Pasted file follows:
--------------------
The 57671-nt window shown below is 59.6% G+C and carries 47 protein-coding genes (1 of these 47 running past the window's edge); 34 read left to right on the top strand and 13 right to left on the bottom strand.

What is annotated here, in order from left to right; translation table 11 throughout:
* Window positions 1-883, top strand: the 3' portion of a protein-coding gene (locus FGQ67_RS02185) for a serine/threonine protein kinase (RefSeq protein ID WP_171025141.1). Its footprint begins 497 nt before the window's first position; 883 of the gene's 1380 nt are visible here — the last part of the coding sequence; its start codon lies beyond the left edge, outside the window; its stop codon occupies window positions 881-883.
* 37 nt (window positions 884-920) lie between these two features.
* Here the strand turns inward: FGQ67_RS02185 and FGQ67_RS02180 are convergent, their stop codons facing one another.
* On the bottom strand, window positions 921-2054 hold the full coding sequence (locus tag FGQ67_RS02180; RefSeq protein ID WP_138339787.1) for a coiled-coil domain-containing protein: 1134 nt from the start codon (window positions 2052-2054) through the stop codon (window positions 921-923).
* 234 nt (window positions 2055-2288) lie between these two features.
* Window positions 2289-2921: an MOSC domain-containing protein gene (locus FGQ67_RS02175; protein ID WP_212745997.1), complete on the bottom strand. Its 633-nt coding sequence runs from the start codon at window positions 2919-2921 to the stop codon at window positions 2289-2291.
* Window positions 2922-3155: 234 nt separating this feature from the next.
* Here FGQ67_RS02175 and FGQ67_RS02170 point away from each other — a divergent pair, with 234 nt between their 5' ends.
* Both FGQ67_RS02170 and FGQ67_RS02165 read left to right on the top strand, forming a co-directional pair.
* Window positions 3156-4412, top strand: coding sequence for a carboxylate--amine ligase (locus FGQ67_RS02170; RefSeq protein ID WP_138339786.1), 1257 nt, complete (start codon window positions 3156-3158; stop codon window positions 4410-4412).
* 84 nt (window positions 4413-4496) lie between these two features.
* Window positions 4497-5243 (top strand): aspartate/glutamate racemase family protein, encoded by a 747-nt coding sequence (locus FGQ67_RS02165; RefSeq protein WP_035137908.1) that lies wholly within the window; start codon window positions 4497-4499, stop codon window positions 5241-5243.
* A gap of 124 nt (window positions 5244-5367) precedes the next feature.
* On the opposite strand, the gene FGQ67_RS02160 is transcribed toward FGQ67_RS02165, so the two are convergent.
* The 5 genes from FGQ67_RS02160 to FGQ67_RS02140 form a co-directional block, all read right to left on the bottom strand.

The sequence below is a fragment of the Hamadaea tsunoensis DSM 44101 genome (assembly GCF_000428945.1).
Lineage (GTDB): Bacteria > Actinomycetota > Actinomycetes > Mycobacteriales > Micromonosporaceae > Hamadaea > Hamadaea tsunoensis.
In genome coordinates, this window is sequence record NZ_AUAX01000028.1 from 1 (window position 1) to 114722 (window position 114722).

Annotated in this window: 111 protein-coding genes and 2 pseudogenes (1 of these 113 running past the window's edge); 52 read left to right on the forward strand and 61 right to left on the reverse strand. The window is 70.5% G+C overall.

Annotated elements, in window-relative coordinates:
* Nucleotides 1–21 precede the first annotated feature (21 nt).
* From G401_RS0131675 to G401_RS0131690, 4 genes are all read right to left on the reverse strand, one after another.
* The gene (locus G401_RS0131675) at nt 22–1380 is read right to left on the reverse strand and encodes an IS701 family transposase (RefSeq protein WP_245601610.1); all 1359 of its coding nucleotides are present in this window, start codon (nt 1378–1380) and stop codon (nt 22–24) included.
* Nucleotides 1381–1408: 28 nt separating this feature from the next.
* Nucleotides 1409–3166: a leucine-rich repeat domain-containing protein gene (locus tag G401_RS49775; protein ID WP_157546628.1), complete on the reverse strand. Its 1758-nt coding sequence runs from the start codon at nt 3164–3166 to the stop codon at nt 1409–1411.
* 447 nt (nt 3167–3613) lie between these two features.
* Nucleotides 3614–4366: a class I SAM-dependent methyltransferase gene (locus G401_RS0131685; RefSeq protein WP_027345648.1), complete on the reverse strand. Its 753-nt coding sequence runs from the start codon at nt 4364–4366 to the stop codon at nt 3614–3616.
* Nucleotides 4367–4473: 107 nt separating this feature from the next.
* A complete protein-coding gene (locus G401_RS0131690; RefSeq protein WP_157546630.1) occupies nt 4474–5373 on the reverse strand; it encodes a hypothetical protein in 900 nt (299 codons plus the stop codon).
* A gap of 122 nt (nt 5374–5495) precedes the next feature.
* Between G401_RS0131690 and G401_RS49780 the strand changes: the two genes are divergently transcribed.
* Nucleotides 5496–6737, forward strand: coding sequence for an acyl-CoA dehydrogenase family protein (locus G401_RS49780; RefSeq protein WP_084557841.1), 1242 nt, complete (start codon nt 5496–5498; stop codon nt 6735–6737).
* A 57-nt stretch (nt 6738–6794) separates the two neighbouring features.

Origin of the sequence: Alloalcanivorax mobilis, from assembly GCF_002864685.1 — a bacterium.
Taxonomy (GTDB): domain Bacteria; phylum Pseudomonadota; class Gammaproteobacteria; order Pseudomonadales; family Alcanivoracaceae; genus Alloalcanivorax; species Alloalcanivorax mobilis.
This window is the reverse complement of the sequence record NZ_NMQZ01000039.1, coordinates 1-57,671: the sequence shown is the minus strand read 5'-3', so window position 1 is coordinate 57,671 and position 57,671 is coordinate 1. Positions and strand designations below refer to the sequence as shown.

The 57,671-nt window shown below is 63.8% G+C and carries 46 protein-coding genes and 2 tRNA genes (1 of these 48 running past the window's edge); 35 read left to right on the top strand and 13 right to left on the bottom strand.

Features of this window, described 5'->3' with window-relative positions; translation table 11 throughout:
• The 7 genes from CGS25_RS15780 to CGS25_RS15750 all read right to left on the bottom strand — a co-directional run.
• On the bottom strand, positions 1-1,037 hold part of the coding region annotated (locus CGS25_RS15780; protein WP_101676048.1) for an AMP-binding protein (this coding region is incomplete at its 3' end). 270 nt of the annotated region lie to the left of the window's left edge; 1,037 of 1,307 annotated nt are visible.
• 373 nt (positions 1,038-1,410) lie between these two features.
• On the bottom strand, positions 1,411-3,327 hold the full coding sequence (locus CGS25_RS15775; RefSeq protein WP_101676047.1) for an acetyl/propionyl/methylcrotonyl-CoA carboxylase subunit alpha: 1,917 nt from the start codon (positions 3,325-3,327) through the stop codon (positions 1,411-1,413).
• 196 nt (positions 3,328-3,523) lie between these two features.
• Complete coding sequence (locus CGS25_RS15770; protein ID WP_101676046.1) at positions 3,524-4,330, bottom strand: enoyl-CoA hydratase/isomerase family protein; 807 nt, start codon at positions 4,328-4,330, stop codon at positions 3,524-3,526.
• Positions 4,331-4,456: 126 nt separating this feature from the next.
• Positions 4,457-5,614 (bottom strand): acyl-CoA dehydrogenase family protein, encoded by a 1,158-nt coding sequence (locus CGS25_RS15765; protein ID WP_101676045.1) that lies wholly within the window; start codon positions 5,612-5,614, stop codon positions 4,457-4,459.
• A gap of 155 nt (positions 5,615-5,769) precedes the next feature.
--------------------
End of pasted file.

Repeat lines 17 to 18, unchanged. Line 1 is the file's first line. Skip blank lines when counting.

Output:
* The 5 genes from FGQ67_RS02160 to FGQ67_RS02140 form a co-directional block, all read right to left on the bottom strand.

The sequence below is a fragment of the Hamadaea tsunoensis DSM 44101 genome (assembly GCF_000428945.1).